While the maps mentioned above have been accepted as the oldest maps of America, in 1929 Halil Eldem found a piece of a map in the Topkapi Place and took it to Ataturk who showed great interest in this map. After many studies, this map, or portolano, was proved to be a part of the world map drawn in 1513 by the famous Turkish Admiral Pîrî Reis.

Pîrî Reis had also mentioned the sources he referred to while drawing this map. One of them, as he mentioned in Kitâb-i Bahriyye, is the map of Columbus. This map is most probably the map Columbus drew in 1498 and sent to Spain. Although it was not very customary to have copies of the original then, there were copies made of this map. However, today neither the original nor can any of its copies be found. The only map that has survived until now is that of Pîrî Reis, who drew it using the map of Columbus as a model.

Earliest maps of America
A Turkey Republic bank note contains Pîrî Reis’ map


Although the exact date of his birth is not known, it is presumed that Muhyi al-Din Pîrî was born between 1465 and 1470 in Gallipoli, an important naval base along the Marmara coast. His father was Hajji Mehmed; his uncle, one of the famous admirals of the period, Kemal Reis. When Pîrî was about eleven, he joined the crew of his uncle who had started out as a pirate and then joined the Imperial Ottoman fleet. Between 1487 and 1493, Pîrî participated in many naval battles with his uncle. His independent career as naval captain corresponds to his heroic performances in the sea battles between 1499 and 1502. It is probably during one of these battles that he may have gotten hold of the Columbus Map.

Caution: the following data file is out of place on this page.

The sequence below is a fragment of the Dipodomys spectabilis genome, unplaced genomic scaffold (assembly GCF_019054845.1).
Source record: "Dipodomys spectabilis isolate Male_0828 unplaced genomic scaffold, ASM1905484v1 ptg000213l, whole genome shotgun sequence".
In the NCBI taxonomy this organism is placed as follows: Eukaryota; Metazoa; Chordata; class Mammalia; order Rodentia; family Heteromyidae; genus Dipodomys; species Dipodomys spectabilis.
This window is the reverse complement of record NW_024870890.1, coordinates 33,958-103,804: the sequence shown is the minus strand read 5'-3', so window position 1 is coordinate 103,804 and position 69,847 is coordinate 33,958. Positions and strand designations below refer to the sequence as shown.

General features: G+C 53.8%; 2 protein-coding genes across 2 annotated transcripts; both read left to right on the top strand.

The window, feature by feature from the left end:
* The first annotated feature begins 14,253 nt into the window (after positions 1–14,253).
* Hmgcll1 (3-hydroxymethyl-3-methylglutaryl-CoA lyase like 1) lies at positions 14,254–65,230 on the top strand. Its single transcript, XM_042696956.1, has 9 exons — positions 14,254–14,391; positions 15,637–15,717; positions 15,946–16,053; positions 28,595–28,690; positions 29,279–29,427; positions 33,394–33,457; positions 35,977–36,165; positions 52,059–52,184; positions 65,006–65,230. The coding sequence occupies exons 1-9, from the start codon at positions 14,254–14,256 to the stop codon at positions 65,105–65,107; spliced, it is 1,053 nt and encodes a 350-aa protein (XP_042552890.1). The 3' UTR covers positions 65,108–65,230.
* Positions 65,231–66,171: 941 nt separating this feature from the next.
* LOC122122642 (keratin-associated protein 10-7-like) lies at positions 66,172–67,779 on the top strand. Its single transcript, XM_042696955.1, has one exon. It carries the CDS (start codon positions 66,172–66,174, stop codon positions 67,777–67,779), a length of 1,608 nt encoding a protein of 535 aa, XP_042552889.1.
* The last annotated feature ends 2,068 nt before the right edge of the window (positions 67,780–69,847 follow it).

After his uncle’s death in 1511, he left the open seas to live in Gallipoli and started working on map drawing. After a while, he joined in the crew of the great Turkish sailor Barbarossa Hayr al-Din.

In 1516-1517, Pîrî Reis was given command of several ships in the Ottoman campaign against Egypt. He showed great prowess in capturing Alexandria which was then the naval base of Egypt. This victory caused Pîrî to gain, the closer notice of Sultan Selim (1519-1520) and to present to him the world map which he had completed in Gallipoli.

After the Egyptian campaign, Pîrî returned to Gallipoli and started to work on the Kitâb-i Bahriyye. In the meanwhile, Selim had died and Sultan Suleyman the Magnificent had ascended the throne; Pîrî was given a commission in the Turkish fleet.

Around this time, there was some disturbance in Egypt and Pîrî Reis was asked to act as a marine guide to Grand Vizier Ibrahim Pasha of Parga who commanded the campaign. During the expedition, they were forced to take refuge at Rhodes due to storms. This gave Pîrî the opportunity of getting to know the Pasha better. Ibrahim Pasha, too, noticed that Pîrî often consulted some notes, that is, the book he was working on, Bahriyye. So, he asked Pîrî to make a proper book out of his notes. Eventually, Pîrî completed the book, with the help of Ibrahim Pasha, presented it to Sultan Suleyman the Magnificent, and won the Sultan’s appreciation. A second world map followed it. Today, only a portion of this map known as the North America map is available.

About that time, the Portuguese had captured Aden. The Ottoman government made Pîrî Reis the Admiral of the Indian Ocean Fleet, and ordered him to take Aden back. Pîrî took Aden back in 1548 and other victories followed this one. These victories had angered his enemies, especially the governor of Basra, Kubat Pasha, who sent word to Istanbul that Pîrî had deserted the fleet at Basra. When the governor of Egypt seconded him, Dukaginzade Mehmed Pasha, Pîrî Reis was sentenced to death and was executed in Cairo in 1555, an old man over eighty.

[1] Brown, L.A., The Story of Maps, Canada 1953, 5th ed., p. 8.

[2] Tooley, R. V., Maps and Map-Makers, London, 1952, 2nd ed., p. no. 110.

[3] Tooley, p. no. 110.

[4] Brown, p. 110.

[5] Brown, p. 157.